never thought of it, but yes, of course it is.... - systolic and diastolic are "flipped" between the aortic and mitral valve.
care to share that? Because:Leadville - I just found that paper that equated INR to viscosity -- and I was kind of amazed, too. But it helps to explain why they call anticoagulants Blood Thinners.
err ... this is happening during coagulation, so of course it gets thicker ... as the coagulation occurs, this is not something which happens between blood that has not begun coagulation and I'll be surprised if there is any reported viscosity difference between blood from people NOT on AC Therapy and those on AC Therapy....I saw some papers about the way that they tested INR years ago - and a few methods used tiny magnetic pieces in the reagent,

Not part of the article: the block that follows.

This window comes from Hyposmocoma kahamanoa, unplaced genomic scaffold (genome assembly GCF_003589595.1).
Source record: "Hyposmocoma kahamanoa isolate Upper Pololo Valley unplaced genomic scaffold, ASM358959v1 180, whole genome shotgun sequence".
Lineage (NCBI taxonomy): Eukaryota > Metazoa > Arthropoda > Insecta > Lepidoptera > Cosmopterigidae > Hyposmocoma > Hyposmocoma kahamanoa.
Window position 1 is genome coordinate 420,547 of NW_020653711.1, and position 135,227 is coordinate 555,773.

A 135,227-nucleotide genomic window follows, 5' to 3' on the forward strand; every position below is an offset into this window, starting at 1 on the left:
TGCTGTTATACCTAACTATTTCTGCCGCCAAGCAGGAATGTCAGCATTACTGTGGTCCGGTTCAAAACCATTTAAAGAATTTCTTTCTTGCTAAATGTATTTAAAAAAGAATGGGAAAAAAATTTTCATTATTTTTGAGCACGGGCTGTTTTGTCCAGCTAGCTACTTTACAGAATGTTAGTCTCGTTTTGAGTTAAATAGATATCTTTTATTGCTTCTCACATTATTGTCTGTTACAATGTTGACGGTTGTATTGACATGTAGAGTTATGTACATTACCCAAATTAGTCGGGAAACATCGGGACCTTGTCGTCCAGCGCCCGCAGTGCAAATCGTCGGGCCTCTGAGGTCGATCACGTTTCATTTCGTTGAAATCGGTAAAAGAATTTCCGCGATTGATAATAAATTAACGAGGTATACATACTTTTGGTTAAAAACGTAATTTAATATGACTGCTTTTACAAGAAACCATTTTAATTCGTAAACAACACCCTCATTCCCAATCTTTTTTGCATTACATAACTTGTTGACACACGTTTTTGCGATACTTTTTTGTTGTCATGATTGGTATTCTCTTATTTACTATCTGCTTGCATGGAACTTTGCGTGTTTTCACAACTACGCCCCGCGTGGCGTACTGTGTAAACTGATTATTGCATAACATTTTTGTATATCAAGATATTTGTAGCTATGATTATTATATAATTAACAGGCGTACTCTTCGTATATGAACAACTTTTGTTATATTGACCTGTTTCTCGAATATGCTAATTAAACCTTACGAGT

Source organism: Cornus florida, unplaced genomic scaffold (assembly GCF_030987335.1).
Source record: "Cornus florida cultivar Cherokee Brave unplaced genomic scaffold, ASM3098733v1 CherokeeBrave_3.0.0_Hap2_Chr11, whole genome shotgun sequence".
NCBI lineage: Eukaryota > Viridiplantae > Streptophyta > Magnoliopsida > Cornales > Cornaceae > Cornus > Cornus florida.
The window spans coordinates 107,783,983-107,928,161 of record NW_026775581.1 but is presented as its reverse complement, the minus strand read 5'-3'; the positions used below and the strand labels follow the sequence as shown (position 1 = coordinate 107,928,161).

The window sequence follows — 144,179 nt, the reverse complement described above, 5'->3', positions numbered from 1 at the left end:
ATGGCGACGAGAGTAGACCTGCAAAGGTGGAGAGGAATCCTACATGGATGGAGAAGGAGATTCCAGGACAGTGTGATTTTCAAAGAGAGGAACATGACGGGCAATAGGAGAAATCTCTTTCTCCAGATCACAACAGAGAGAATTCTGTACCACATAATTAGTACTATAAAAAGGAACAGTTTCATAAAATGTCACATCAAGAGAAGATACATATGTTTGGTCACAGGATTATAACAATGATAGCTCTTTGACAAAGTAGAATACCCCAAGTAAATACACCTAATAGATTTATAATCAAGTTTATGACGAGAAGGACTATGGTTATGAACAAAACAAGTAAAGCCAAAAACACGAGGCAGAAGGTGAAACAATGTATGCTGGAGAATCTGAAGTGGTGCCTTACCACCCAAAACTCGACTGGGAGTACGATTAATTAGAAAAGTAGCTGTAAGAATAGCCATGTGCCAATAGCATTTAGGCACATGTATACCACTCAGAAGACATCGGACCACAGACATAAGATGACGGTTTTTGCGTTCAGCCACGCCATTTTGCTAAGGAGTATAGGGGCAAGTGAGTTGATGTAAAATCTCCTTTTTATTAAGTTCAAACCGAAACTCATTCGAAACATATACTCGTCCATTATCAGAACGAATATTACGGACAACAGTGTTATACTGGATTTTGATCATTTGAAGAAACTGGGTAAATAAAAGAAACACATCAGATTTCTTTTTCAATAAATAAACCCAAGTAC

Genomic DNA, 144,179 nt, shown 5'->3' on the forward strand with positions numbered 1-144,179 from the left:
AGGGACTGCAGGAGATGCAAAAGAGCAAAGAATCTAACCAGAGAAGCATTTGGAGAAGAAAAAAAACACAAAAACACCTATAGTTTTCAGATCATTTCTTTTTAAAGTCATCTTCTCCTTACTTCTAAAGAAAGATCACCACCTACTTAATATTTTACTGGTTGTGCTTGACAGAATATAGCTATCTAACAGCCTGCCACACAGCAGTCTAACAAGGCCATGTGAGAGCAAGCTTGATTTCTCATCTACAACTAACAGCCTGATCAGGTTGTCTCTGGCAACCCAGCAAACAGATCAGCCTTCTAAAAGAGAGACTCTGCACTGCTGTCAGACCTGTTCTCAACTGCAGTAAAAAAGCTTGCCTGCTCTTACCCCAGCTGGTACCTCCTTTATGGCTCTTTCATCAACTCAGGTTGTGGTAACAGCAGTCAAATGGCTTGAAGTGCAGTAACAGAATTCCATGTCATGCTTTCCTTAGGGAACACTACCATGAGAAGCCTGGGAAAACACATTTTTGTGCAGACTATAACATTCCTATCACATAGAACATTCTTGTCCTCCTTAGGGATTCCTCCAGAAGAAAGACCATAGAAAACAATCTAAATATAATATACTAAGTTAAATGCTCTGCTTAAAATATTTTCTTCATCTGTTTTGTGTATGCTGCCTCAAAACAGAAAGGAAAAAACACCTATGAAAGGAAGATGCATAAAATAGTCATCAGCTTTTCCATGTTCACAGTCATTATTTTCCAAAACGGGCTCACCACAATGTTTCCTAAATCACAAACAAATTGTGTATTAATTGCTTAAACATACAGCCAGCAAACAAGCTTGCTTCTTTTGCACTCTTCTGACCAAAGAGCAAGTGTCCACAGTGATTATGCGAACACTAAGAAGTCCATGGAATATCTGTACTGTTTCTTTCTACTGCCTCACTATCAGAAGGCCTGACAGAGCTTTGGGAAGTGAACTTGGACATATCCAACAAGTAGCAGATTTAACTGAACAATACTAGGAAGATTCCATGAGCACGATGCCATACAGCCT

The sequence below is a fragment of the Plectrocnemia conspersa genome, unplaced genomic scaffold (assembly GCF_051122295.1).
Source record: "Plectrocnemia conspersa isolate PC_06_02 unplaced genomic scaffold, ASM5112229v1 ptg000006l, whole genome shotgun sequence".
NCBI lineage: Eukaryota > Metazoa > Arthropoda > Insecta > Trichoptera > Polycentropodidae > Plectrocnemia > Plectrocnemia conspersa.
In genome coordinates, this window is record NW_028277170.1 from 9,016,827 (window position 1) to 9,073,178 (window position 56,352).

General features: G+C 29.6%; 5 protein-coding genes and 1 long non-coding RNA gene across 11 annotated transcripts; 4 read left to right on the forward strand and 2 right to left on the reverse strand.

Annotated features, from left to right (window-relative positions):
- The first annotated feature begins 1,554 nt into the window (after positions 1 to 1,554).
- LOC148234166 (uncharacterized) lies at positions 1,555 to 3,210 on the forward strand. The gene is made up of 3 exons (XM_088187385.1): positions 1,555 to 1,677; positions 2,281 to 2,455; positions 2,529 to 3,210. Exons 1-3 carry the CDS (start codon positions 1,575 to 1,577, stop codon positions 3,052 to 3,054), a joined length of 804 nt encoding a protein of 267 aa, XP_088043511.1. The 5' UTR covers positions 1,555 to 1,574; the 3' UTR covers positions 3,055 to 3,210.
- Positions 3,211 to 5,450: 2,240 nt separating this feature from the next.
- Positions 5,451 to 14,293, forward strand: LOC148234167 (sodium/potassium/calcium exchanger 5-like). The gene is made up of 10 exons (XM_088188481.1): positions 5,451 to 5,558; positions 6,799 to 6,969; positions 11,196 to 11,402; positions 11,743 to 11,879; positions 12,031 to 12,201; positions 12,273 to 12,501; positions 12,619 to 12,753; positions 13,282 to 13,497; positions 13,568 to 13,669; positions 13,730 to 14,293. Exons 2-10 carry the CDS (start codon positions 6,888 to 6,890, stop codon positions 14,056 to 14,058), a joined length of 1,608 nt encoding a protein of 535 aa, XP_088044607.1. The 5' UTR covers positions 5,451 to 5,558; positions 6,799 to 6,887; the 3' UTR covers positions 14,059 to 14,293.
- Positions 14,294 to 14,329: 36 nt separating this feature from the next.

"we've" known about this for quite some time ... before valve surgery really(It's not like we now know - that anticoagulants make it take longer for blood to clot - it's an assumption that the blood's viscosity was lower, so it took longer to form a clot than it does for 'normal' blood).
did you just change your avatar?Poor science, it's maybe how the 'Urban myth' started eh ?
It did have a dog there before Pellicle
Even Aspirin is considered a blood thinner. Check it out. Hugs for today.Someone, somewhere, decided that this was what anticoagulants do.
He (probably) was also looking for terminology that people could sort of understand. 'Blood Thinner' is easier to understand (and spell) than anticoagulant.
I'm not sure how many people (other than those on this forum, and perhaps a few doctors who know what anticoagulants actually do) who chafe at the misuse of the term to describe what anticoagulants actually do..
Yes. It's bad science. But, unfortunately, the term is stickier than blood without platelets.